Submitted to: Soil and Water Conservation Society
Publication Type: Abstract Only
Publication Acceptance Date: March 15, 2002
Publication Date: August 15, 2002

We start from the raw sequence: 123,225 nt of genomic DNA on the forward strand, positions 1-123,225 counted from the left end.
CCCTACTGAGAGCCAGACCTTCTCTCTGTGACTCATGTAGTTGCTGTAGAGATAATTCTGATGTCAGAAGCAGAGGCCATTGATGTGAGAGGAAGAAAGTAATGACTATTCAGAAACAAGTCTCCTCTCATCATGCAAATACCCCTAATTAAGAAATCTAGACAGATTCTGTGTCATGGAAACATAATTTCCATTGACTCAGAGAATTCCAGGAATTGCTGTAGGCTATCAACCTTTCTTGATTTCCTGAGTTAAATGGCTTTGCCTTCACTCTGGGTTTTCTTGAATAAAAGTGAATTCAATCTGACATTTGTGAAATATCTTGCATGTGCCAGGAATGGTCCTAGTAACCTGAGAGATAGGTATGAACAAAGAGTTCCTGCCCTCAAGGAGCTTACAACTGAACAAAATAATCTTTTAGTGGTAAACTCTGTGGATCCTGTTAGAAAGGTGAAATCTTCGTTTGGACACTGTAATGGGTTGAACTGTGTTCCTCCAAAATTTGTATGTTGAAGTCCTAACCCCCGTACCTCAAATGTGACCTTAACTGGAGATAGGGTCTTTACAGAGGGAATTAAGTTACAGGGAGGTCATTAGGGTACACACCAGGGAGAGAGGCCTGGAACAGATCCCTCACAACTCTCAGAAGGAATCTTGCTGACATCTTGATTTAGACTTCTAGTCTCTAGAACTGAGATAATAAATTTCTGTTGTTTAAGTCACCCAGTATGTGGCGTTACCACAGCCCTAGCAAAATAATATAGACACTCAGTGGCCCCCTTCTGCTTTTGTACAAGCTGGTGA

The USDA-ARS North Appalachian Experimental Watershed (NAEW) research station resulted from Congressional legislation in the mid 1930's to study the effects of agricultural land management on water and erosion. To address emerging environmental concerns in the 1960's and 1970's, movement of agricultural chemicals was studied with different management practices, and the effects of surface mining and reclamation on hydrology and water quality were investigated. The 424 ha NAEW is in the unglaciated area of east central Ohio with conditions representative of significant portions of several states. Six watersheds (WS), ranging from 30 to 120 ha, and 18 small WS (0.3 to 3.0 ha) are instrumented to measure surface runoff and to collect flow-proportional samples. Some WS have springs developed on clay layers that underlie the WS and are sampled so that the quality of the subsurface water can be evaluated. Another major feature of the NAEW is the 11 lysimeters maintained at 3 different sites that are used for water cycle and chemical movement studies. Each lysimeter has a surface area of 8.1 m2 and is 2.4 m deep. Since its creation more than 60 years ago, the NAEW has expanded its mission from studying and developing management practices for reducing runoff and erosion to include surface and subsurface water quality, validation and development of chemical transport models, and the development of weather simulation and storm generator models. This poster will present an overview of the NAEW, some of its major accomplishments, and its proposed research thrusts.